Crispin Rovere on how the foreign policy establishment continues to misinterpret US Secretary of State Rex Tillerson's actions:

Such comments embody the substantive vacuity that has dominated failed foreign policy for the last two decades and demonstrate the fixation on protocol that was explicitly rejected by American voters last November. The fact that language preferred by China is being used is no more a ‘diplomatic victory' than a dinner host providing a vanilla desert when a guest may have chosen caramel.

Last week US President Donald Trump met with German Chancellor Angela Merkel. Marcus Colla on Merkel's mission in DC:

As a representative not only of Germany, but of fellow NATO members and the EU, Merkel sought to prove to the US that it needs its friends. But as a fellow world leader, her goal was to prove that Trump personally will need them too. One short visit will not achieve this. But then again, patience is her forte.

Given the uncertainty surrounding Trump's approach to the Asia Pacific, it's the perfect time for Japan and Taiwan to strengthen ties, argued J Michael Cole:

The options for rapprochement between Taiwan and Japan make sense both in the context of high uncertainty and the possibility of a more limited role for the US in the region. It would also make sense if the United States continued its role as the principal security guarantor in the region, which despite the current uncertainty isn't completely impossible.

Shashank Joshi on an Indian nuclear doctrine in flux:

For nearly 15 years, India's stated nuclear doctrine has been to shun first use, emphasise massive retaliation over flexible and limited nuclear responses, and look to counter-value rather than counterforce targets. The whirl of debate around each of these three precepts is indicative of the fluid, elusive nature of nuclear strategy, as well as a more uncertain security environment and growing confidence in Indian capabilities.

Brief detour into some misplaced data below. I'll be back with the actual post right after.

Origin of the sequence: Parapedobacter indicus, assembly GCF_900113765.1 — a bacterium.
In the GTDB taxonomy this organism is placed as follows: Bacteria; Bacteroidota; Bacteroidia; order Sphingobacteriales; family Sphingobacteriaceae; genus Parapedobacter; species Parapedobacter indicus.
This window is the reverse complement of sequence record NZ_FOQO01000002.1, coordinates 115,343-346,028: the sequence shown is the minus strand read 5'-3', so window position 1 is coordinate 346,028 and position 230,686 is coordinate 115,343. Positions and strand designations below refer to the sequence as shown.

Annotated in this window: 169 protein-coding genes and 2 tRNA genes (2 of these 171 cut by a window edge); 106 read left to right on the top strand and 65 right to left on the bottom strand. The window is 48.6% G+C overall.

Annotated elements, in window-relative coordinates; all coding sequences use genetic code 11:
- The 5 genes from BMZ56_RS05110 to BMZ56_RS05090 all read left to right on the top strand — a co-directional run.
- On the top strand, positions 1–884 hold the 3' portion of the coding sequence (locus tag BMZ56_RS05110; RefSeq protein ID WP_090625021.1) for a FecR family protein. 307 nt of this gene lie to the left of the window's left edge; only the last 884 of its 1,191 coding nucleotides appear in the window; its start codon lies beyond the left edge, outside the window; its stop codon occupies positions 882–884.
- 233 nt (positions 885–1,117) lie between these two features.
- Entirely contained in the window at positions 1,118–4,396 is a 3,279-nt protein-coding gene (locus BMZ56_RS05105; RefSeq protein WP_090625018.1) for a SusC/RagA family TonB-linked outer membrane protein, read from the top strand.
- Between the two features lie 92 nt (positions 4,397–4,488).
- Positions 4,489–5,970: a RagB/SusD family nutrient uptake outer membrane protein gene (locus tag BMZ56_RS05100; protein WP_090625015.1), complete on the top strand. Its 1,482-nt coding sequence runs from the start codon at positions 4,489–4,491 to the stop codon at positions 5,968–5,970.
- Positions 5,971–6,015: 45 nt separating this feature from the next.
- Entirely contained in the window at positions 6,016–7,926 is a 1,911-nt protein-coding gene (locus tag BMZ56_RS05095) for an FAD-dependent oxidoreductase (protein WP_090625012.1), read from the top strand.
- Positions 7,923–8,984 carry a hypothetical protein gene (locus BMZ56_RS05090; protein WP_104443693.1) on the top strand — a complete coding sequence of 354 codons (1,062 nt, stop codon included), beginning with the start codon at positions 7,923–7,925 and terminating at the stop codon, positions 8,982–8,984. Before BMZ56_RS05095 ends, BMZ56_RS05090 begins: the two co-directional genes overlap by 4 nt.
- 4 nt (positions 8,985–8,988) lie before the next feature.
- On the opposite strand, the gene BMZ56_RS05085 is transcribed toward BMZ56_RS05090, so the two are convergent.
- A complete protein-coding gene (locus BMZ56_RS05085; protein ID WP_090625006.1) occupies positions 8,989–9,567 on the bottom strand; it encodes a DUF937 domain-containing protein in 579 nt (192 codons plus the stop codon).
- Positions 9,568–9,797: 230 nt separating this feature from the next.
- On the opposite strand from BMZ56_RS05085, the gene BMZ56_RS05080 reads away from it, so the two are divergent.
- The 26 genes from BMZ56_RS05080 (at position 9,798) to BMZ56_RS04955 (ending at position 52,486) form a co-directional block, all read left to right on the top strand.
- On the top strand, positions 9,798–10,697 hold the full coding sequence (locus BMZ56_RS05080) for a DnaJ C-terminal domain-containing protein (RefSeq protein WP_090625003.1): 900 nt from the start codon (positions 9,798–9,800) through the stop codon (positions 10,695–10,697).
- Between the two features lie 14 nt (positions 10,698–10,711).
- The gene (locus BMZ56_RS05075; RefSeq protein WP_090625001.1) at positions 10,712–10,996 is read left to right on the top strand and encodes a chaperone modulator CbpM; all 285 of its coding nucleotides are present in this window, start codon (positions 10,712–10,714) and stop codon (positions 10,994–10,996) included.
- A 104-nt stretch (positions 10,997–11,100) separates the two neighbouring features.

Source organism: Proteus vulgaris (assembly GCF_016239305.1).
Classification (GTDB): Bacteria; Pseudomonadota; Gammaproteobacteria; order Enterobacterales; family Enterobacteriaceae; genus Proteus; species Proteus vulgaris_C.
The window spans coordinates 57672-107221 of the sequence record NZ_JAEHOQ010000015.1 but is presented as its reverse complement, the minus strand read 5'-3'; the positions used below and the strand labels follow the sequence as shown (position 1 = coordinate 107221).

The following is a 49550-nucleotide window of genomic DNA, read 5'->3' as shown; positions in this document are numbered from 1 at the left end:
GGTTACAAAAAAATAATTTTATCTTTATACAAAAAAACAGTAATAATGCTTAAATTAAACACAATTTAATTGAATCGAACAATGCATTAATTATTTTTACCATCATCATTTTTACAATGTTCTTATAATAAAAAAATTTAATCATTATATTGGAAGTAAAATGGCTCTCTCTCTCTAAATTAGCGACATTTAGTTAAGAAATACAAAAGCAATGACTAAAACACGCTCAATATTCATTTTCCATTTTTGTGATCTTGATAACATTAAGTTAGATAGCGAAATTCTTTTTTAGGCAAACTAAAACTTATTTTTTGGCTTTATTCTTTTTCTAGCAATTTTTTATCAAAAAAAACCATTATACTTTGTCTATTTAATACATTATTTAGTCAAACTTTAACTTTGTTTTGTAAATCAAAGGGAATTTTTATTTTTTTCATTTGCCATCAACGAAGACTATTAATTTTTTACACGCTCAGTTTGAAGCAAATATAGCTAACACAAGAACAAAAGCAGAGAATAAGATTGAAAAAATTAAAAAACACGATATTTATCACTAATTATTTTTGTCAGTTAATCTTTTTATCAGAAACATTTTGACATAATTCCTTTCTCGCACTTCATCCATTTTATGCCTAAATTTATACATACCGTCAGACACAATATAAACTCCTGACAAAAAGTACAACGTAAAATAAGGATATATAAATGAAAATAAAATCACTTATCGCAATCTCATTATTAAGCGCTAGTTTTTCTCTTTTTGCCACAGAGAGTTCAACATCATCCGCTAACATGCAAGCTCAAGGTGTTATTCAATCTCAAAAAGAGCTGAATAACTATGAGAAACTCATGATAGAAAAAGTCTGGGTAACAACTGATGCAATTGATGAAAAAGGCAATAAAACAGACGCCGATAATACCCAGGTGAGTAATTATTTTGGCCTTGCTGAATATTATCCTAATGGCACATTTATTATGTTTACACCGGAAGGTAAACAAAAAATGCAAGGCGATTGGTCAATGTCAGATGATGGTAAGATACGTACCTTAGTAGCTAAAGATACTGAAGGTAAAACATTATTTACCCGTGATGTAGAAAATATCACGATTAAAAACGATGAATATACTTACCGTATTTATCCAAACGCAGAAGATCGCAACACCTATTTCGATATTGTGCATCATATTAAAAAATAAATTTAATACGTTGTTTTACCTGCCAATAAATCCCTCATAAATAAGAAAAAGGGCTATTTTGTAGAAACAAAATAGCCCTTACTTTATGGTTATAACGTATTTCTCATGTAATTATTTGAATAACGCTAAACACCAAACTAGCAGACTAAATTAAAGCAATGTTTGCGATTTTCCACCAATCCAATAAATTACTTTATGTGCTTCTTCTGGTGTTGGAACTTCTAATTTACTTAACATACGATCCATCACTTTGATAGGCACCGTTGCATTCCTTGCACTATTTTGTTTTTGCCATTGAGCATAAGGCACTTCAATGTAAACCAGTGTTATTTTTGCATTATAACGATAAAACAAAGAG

What role should values play in the formulation of Australian foreign policy? John McCarthy:

Differences in values are an argument for improved dialogue with China, not against it. Nor should common values with the United States be used to support the case for unalloyed support for the US policies, where these policies are not in Australia's overall interest. Political courage will be important here. That, too, is a value with which mainstream Australians like to identify.

Michael Heazle critiqued Foreign Minister Julie Bishop's value-laden Fullerton Lecture in Singapore:

Julie Bishop's recent speech in Singapore was out of date and stale. Her remarks exhibited two major and ongoing flaws in the government's foreign policy thinking. The first is the persistent lack of substance in the Turnbull government's response to both China's challenge to the status quo and uncertainty over US engagement the region, as illustrated by the Foreign Minister's 'strategic holding pattern' metaphor. The second is the lack of understanding of the mixed reception some 'liberal' values and norms receive in the region, and why their invocation can be more divisive than unifying when used carelessly.

And finally, Bloomberg's Seb Henbest on what the world has learned from South Australia's power dilemma:

South Australia has become a global case study for what can go wrong when energy policy fails to keep pace with changes in technology and commodity markets.